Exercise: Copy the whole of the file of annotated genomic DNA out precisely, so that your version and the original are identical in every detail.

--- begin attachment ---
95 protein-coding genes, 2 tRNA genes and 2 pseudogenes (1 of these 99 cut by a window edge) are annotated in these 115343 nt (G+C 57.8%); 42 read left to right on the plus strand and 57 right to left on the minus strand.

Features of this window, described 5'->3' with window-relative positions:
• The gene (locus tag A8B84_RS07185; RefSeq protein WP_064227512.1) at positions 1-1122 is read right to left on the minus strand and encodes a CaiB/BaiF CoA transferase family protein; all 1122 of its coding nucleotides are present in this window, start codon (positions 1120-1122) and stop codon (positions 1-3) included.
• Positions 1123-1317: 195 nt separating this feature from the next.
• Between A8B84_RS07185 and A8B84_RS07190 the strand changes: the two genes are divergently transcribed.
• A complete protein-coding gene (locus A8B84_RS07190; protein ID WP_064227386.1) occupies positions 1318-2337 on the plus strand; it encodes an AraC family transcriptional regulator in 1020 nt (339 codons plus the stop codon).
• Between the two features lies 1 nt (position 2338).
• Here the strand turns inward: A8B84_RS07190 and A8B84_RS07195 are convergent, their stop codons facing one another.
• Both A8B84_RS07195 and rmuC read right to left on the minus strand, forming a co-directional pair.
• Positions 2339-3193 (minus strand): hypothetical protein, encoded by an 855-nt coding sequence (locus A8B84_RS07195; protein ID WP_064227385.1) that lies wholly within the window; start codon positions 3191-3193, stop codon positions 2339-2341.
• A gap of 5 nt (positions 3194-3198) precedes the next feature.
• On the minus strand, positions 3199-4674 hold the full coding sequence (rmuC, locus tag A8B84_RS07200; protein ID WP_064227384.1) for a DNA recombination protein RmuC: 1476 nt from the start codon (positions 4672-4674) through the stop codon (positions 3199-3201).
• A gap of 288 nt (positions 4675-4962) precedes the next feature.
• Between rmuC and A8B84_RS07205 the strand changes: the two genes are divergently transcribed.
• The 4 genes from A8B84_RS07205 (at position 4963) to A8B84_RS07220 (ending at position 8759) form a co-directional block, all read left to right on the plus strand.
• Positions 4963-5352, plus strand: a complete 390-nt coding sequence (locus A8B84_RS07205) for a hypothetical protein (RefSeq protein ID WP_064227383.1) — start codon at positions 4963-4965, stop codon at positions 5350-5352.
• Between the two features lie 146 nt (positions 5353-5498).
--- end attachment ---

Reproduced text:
95 protein-coding genes, 2 tRNA genes and 2 pseudogenes (1 of these 99 cut by a window edge) are annotated in these 115343 nt (G+C 57.8%); 42 read left to right on the plus strand and 57 right to left on the minus strand.

Features of this window, described 5'->3' with window-relative positions:
• The gene (locus tag A8B84_RS07185; RefSeq protein WP_064227512.1) at positions 1-1122 is read right to left on the minus strand and encodes a CaiB/BaiF CoA transferase family protein; all 1122 of its coding nucleotides are present in this window, start codon (positions 1120-1122) and stop codon (positions 1-3) included.
• Positions 1123-1317: 195 nt separating this feature from the next.
• Between A8B84_RS07185 and A8B84_RS07190 the strand changes: the two genes are divergently transcribed.
• A complete protein-coding gene (locus A8B84_RS07190; protein ID WP_064227386.1) occupies positions 1318-2337 on the plus strand; it encodes an AraC family transcriptional regulator in 1020 nt (339 codons plus the stop codon).
• Between the two features lies 1 nt (position 2338).
• Here the strand turns inward: A8B84_RS07190 and A8B84_RS07195 are convergent, their stop codons facing one another.
• Both A8B84_RS07195 and rmuC read right to left on the minus strand, forming a co-directional pair.
• Positions 2339-3193 (minus strand): hypothetical protein, encoded by an 855-nt coding sequence (locus A8B84_RS07195; protein ID WP_064227385.1) that lies wholly within the window; start codon positions 3191-3193, stop codon positions 2339-2341.
• A gap of 5 nt (positions 3194-3198) precedes the next feature.
• On the minus strand, positions 3199-4674 hold the full coding sequence (rmuC, locus tag A8B84_RS07200; protein ID WP_064227384.1) for a DNA recombination protein RmuC: 1476 nt from the start codon (positions 4672-4674) through the stop codon (positions 3199-3201).
• A gap of 288 nt (positions 4675-4962) precedes the next feature.
• Between rmuC and A8B84_RS07205 the strand changes: the two genes are divergently transcribed.
• The 4 genes from A8B84_RS07205 (at position 4963) to A8B84_RS07220 (ending at position 8759) form a co-directional block, all read left to right on the plus strand.
• Positions 4963-5352, plus strand: a complete 390-nt coding sequence (locus A8B84_RS07205) for a hypothetical protein (RefSeq protein ID WP_064227383.1) — start codon at positions 4963-4965, stop codon at positions 5350-5352.
• Between the two features lie 146 nt (positions 5353-5498).